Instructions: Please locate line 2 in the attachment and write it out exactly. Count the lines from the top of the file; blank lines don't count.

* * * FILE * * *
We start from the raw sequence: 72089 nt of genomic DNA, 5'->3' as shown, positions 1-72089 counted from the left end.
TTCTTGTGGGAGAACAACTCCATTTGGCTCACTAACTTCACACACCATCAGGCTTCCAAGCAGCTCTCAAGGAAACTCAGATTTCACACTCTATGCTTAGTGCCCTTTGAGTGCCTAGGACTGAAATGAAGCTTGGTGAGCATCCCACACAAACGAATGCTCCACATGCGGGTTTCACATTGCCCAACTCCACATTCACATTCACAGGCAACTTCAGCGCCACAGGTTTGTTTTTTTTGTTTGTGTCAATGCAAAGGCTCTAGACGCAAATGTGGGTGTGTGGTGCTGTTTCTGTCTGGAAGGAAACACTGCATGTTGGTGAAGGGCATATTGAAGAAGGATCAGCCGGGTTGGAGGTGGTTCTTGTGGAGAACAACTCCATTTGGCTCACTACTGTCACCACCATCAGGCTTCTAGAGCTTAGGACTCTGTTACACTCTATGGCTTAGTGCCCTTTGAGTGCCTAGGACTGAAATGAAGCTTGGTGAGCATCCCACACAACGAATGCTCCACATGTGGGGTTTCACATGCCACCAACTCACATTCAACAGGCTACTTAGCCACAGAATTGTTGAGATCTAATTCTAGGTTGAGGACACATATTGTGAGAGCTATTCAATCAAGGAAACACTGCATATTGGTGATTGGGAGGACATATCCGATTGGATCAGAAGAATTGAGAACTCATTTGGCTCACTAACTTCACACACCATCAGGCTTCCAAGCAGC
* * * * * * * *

TTCTTGTGGGAGAACAACTCCATTTGGCTCACTAACTTCACACACCATCAGGCTTCCAAGCAGCTCTCAAGGAAACTCAGATTTCACACTCTATGCTTAGTGCCCTTTGAGTGCCTAGGACTGAAATGAAGCTTGGTGAGCATCCCACACAAACGAATGCTCCACATGCGGGTTTCACATTGCCCAACTCCACATTCACATTCACAGGCAACTTCAGCGCCACAGGTTTGTTTTTTTTGTTTGTGTCAATGCAAAGGCTCTAGACGCAAATGTGGGTGTGTGGTGCTGTTTCTGTCTGGAAGGAAACACTGCATGTTGGTGAAGGGCATATTGAAGAAGGATCAGCCGGGTTGGAGGTGGTTCTTGTGGAGAACAACTCCATTTGGCTCACTACTGTCACCACCATCAGGCTTCTAGAGCTTAGGACTCTGTTACACTCTATGGCTTAGTGCCCTTTGAGTGCCTAGGACTGAAATGAAGCTTGGTGAGCATCCCACACAACGAATGCTCCACATGTGGGGTTTCACATGCCACCAACTCACATTCAACAGGCTACTTAGCCACAGAATTGTTGAGATCTAATTCTAGGTTGAGGACACATATTGTGAGAGCTATTCAATCAAGGAAACACTGCATATTGGTGATTGGGAGGACATATCCGATTGGATCAGAAGAATTGAGAACTCATTTGGCTCACTAACTTCACACACCATCAGGCTTCCAAGCAGC